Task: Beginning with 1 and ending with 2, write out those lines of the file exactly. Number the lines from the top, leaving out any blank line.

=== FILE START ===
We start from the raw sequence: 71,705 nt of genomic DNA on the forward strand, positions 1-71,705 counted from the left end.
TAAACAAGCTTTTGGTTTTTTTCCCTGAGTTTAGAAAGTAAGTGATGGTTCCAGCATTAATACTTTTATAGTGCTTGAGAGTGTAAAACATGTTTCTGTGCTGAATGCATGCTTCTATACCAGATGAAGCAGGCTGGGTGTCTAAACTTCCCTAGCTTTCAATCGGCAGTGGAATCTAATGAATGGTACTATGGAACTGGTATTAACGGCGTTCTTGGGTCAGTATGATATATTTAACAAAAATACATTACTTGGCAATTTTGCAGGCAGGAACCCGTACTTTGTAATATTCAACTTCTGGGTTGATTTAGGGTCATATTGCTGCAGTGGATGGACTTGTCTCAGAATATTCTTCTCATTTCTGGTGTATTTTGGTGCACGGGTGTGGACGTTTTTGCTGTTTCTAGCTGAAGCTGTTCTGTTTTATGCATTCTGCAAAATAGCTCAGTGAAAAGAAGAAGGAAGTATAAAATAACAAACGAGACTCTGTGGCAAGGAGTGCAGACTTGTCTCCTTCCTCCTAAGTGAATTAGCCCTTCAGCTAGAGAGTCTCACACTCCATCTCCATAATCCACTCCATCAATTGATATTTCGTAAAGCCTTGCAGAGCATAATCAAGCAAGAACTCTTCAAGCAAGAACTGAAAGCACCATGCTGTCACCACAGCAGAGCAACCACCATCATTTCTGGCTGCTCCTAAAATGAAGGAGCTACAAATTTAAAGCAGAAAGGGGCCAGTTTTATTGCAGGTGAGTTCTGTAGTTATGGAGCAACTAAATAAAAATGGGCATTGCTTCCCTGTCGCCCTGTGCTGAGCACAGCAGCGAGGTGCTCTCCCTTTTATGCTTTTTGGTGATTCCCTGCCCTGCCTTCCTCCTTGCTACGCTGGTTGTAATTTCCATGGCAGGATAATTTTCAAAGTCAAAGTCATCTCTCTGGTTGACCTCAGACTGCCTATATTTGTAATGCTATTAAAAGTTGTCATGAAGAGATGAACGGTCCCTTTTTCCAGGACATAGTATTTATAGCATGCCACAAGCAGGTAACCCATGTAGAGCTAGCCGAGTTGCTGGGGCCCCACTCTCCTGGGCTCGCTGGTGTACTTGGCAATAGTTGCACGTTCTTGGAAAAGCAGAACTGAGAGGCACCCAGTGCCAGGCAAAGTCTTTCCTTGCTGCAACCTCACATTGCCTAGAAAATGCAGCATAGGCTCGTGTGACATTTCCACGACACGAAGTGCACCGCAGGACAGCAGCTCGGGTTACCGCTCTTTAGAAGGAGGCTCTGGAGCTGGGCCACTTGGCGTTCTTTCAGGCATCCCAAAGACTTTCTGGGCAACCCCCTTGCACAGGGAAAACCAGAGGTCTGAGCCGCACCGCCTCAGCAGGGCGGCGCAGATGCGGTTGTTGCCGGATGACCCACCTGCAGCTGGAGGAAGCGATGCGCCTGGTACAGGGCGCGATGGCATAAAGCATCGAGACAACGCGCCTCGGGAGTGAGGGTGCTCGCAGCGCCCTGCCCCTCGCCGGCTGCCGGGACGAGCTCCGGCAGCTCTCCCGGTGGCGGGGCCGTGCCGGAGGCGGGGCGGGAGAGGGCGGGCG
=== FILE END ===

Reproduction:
We start from the raw sequence: 71,705 nt of genomic DNA on the forward strand, positions 1-71,705 counted from the left end.
TAAACAAGCTTTTGGTTTTTTTCCCTGAGTTTAGAAAGTAAGTGATGGTTCCAGCATTAATACTTTTATAGTGCTTGAGAGTGTAAAACATGTTTCTGTGCTGAATGCATGCTTCTATACCAGATGAAGCAGGCTGGGTGTCTAAACTTCCCTAGCTTTCAATCGGCAGTGGAATCTAATGAATGGTACTATGGAACTGGTATTAACGGCGTTCTTGGGTCAGTATGATATATTTAACAAAAATACATTACTTGGCAATTTTGCAGGCAGGAACCCGTACTTTGTAATATTCAACTTCTGGGTTGATTTAGGGTCATATTGCTGCAGTGGATGGACTTGTCTCAGAATATTCTTCTCATTTCTGGTGTATTTTGGTGCACGGGTGTGGACGTTTTTGCTGTTTCTAGCTGAAGCTGTTCTGTTTTATGCATTCTGCAAAATAGCTCAGTGAAAAGAAGAAGGAAGTATAAAATAACAAACGAGACTCTGTGGCAAGGAGTGCAGACTTGTCTCCTTCCTCCTAAGTGAATTAGCCCTTCAGCTAGAGAGTCTCACACTCCATCTCCATAATCCACTCCATCAATTGATATTTCGTAAAGCCTTGCAGAGCATAATCAAGCAAGAACTCTTCAAGCAAGAACTGAAAGCACCATGCTGTCACCACAGCAGAGCAACCACCATCATTTCTGGCTGCTCCTAAAATGAAGGAGCTACAAATTTAAAGCAGAAAGGGGCCAGTTTTATTGCAGGTGAGTTCTGTAGTTATGGAGCAACTAAATAAAAATGGGCATTGCTTCCCTGTCGCCCTGTGCTGAGCACAGCAGCGAGGTGCTCTCCCTTTTATGCTTTTTGGTGATTCCCTGCCCTGCCTTCCTCCTTGCTACGCTGGTTGTAATTTCCATGGCAGGATAATTTTCAAAGTCAAAGTCATCTCTCTGGTTGACCTCAGACTGCCTATATTTGTAATGCTATTAAAAGTTGTCATGAAGAGATGAACGGTCCCTTTTTCCAGGACATAGTATTTATAGCATGCCACAAGCAGGTAACCCATGTAGAGCTAGCCGAGTTGCTGGGGCCCCACTCTCCTGGGCTCGCTGGTGTACTTGGCAATAGTTGCACGTTCTTGGAAAAGCAGAACTGAGAGGCACCCAGTGCCAGGCAAAGTCTTTCCTTGCTGCAACCTCACATTGCCTAGAAAATGCAGCATAGGCTCGTGTGACATTTCCACGACACGAAGTGCACCGCAGGACAGCAGCTCGGGTTACCGCTCTTTAGAAGGAGGCTCTGGAGCTGGGCCACTTGGCGTTCTTTCAGGCATCCCAAAGACTTTCTGGGCAACCCCCTTGCACAGGGAAAACCAGAGGTCTGAGCCGCACCGCCTCAGCAGGGCGGCGCAGATGCGGTTGTTGCCGGATGACCCACCTGCAGCTGGAGGAAGCGATGCGCCTGGTACAGGGCGCGATGGCATAAAGCATCGAGACAACGCGCCTCGGGAGTGAGGGTGCTCGCAGCGCCCTGCCCCTCGCCGGCTGCCGGGACGAGCTCCGGCAGCTCTCCCGGTGGCGGGGCCGTGCCGGAGGCGGGGCGGGAGAGGGCGGGCG